• softdrinkviking - Thursday, October 14, 2010 - link

    "This is the part where a lot of audiophiles would be ripping their hair out, but hear me out: the Companion II's produce excellent bass and dynamic range provided they're connected to a good sound card"

    look, it has nothing to do with whether or not you're using a "dedicated subwoofer," there are plenty of great full-range speaker options out there, but Bose are, well, an acquired taste.
    Some folks really like how Bose speaker color the music to their own particular sound, but many "audiophiles" are not looking for speakers that change the sound so much.

    however, i am not one of them. i used bose laptop replacement speakers for a long time and i think they gave a good, full sound for a low cost.
    i know that sounds crazy, because bose are not the cheapest option, but when you compare them to a real audio system that actually sounds really good, the cost is negligible.
    they do not produce excellent anything,
    not by a long shot,
    but they do a very good job of covering up poor recordings and bad mp3s.
  • warisz00r - Thursday, October 14, 2010 - link


    and Bose = Buy Other Sound Equipment

    For the same amount you're paying to get a Bose, you can build a much better sounding setup, sometimes for even less.
  • therealnickdanger - Thursday, October 14, 2010 - link

    No highs, no lows... it must be Bose!
  • softdrinkviking - Friday, October 22, 2010 - link

    ha. that takes me back.

    actually, i think they have changed their design philosophy since the days when that rhyme was coined.
    to me, they sound more bassey/muddy then they used to, and less mid-rangey.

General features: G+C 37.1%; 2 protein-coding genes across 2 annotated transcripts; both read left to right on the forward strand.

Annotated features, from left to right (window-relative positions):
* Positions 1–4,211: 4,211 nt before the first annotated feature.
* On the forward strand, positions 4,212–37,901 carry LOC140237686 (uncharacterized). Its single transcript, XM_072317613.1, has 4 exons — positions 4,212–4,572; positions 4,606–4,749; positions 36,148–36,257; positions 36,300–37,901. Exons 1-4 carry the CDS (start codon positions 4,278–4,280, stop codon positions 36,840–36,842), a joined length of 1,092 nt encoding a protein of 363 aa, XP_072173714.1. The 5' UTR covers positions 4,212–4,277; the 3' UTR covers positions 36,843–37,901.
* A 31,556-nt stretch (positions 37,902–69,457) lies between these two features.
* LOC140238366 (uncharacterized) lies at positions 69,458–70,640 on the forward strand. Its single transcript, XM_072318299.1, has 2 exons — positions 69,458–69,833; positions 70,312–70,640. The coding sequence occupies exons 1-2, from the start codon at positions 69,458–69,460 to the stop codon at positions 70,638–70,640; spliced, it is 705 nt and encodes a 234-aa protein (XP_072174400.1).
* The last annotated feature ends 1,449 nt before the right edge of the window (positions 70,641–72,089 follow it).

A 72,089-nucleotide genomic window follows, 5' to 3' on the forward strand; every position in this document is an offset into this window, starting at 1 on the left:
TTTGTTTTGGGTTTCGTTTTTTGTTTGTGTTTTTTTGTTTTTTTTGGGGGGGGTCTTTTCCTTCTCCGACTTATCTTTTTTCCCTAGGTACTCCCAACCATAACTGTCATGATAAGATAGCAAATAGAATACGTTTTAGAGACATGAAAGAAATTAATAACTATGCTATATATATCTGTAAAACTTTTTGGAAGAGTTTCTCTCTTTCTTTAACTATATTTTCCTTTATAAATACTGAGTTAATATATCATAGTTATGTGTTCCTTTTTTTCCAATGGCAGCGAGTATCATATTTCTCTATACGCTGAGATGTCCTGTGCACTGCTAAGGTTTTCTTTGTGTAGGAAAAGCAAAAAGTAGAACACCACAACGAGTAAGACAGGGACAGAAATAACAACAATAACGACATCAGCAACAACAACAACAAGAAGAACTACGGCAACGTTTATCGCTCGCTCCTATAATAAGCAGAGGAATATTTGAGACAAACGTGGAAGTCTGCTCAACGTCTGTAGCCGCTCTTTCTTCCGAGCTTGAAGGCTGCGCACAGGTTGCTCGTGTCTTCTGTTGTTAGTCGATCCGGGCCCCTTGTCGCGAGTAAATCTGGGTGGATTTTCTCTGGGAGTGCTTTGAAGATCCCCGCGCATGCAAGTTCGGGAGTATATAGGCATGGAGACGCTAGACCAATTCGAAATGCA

but the highs still suck.
  • Dustin Sklavos - Thursday, October 14, 2010 - link

    For a home theater system, sure.

    My Companion II's are a $100 pair of computer speakers. I've tried other similarly priced speaker sets and found them to deliver the best sound quality, at least for my needs. We're talking about a budget here, for a computer, not a home theater speaker system.
  • softdrinkviking - Thursday, October 14, 2010 - link

    for the more expensive multispeaker setups, i agree with you, but the companion 2s that i got for 85 bucks are hard to beat if you don't have any space for something bigger.
    now, i'm using JBL control 2p speakers, and they do kick the crap out of the bose, but they cost more than twice as much.
    once you start looking at the 350 dollar or greater options, your absolutely right, bose really suck.
    i also find it really abnoxious that they won't publish their speaker specs.
    they rely on their sound coloring techniques rather than accuracy and power.
    frankly, i understand the approach, because most people don't even understand speaker specs anyway, so bose focuses on making a rich, recognizable sound that will capture people's attention.
    what bothers me about them is that they are probably using their 'secret sauce' to mask inferior components.
    however, there is no way to say that for sure without ripping them open and testing them, and who wants to blow cash on that?

    in the meantime, i still stand by the cheaper bose speakers as a good way to cover up flaws in poor sources like mp3s and bad transfers.
    in fact, if you have really good speakers, your mp3s will actually sound worse, because you can hear how poor the quality is. (even without superb hearing)
    when you are talking about non-computer, non-mp3 usage, like a home stereo, all of this goes out the window of course.
  • tleeds - Thursday, October 14, 2010 - link

    Get your hands on a set of Wharfedale Audio Diamond 8.2 Active Studio Monitors. Should run you about $350.00USD .. Unbelievable sound for that money.

Log in

Don't have an account? Sign up now